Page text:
Eventually, the Bush administration produced an undated "nonpaper" criticizing REACH. Its language borrowed directly from industry attacks on the proposed European regulations.
Top administration officials enlisted in the campaign to block adoption of REACH. Secretary of State Colin Powell in 2002 sent an "action request" cable to U.S. embassies in EU countries, urging them to raise concerns with local government officials, and in 2003 sent a cable directly to European countries, urging them to stop the European Commission from adopting REACH. The U.S. Ambassador to the EU, Rockwell Schnabel, repeatedly criticized REACH in public and private settings. Commerce Secretary Donald Evans in May 2002 assured a DuPont executive that the United States was working actively to sabotage REACH.
The U.S. State Department failed to respond to requests from Multinational Monitor for comment on the U.S. lobbying campaign.
But after the report documenting the U.S. campaign was published, Greg Lebedev, ACC president and CEO, told Chemical Week, "We would be mad as hell if the Bush administration didn't lobby on behalf of American manufacturing interests."
Meanwhile, the European chemical industry was hard at work. In September, British Prime Minister Tony Blair, German Chancellor Gerhard Schroeder and French President Jacques Chirac sent a letter to the European Commission criticizing REACH.
Underlying the industry's strident opposition to REACH is the precautionary principle. The precautionary principle asserts that the entity introducing a product into the environment or food supply must bear the burden of showing it is safe.
The REACH rules requiring authorization for hazardous substances to be permitted on the market embodies the precautionary principle. "In contrast to the current system, which requires authorities to carry out cost/benefit analyses before they can act to remove a product from market or restrict its use," explains the European Commission White Paper proposing REACH, "the producer or user of the substance should be obliged to provide information substantiating any claim that the benefits from continued use of a substance outweighs the potential adverse effects on human health and the environment." Under present rules, the White Paper explains, delay benefits industry, because products are allowed on the market until shown to be unsafe; under REACH, the incentive will be to get testing done promptly, because a lack of data on safety will lead to precautionary restrictions on use.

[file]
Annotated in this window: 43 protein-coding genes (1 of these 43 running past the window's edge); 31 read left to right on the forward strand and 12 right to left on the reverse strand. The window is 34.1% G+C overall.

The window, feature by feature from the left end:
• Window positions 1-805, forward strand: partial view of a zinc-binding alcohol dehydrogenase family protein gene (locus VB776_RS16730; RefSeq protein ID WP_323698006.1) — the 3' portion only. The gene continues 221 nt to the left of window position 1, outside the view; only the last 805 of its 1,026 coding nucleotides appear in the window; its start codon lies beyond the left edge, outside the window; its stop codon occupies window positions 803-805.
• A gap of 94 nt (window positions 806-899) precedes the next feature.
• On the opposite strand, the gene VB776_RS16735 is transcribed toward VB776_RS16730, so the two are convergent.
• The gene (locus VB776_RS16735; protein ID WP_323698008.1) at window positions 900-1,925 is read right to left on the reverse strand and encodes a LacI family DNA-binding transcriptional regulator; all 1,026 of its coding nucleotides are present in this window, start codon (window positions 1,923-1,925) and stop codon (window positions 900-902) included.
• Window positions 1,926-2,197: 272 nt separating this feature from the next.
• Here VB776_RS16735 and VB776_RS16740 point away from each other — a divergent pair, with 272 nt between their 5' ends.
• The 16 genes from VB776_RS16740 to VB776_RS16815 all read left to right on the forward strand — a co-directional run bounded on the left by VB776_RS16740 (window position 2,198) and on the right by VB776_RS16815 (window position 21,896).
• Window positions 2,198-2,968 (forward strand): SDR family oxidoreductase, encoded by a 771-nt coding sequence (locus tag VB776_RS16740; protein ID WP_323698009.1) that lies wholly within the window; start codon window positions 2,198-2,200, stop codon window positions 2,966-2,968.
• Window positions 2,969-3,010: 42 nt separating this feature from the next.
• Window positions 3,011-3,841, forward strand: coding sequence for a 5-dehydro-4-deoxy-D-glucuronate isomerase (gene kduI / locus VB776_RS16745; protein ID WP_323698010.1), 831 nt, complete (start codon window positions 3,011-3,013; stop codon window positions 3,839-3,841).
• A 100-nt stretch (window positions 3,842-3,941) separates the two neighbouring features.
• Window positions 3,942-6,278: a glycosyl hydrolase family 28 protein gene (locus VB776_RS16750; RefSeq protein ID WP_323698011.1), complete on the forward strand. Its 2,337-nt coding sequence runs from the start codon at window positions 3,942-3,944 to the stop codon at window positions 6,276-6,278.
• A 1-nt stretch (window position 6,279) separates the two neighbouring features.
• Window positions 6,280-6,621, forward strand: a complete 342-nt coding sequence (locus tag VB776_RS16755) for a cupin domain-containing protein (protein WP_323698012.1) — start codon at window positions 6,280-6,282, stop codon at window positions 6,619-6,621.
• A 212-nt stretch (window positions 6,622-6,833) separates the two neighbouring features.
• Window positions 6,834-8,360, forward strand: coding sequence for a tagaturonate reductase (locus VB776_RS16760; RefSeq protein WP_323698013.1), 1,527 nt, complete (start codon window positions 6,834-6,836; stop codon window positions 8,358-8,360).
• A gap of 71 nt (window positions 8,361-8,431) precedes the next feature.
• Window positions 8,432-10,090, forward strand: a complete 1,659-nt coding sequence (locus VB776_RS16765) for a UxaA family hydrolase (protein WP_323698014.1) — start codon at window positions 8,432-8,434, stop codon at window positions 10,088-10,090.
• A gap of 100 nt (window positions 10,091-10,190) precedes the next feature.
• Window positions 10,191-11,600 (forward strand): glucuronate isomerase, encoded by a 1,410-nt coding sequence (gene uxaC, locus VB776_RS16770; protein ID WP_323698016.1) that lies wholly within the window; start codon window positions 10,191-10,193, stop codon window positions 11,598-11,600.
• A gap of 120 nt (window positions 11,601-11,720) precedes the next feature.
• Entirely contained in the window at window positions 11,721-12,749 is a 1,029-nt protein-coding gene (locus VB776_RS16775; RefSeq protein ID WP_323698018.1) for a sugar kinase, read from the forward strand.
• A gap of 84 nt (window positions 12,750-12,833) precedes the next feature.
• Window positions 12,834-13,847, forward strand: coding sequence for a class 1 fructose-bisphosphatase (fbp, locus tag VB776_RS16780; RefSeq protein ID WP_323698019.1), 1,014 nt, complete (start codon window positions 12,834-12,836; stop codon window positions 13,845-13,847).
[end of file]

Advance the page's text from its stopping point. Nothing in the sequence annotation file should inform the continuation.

That is a model of effective government action that industry generally, and the chemical industry in particular, hopes to block at any price.
Already, the campaign to pull back REACH has had a major impact.
At the end of September, a leak revealed that the European Commission was planning to scale back REACH. The proposed revisions closely track complaints from the United States. Under the new proposal, polymers will be exempt from regulation; registration requirements for chemicals that appear in other products will be eliminated, unless the chemicals are categorized as dangerous; no safety information will be required for chemicals produced in quantities of less than 10 tons a year; and greater secrecy will be afforded to safety data submitted to regulators.
"REACH appears to be moving away from the White Paper and closer to the White House," says Joseph DiGangi, who authored the Environmental Health Fund report on U.S. efforts to undermine REACH.
Still, DiGangi says, important elements are retained -- including the requirement that hazardous chemicals obtain authorization before being allowed on the market.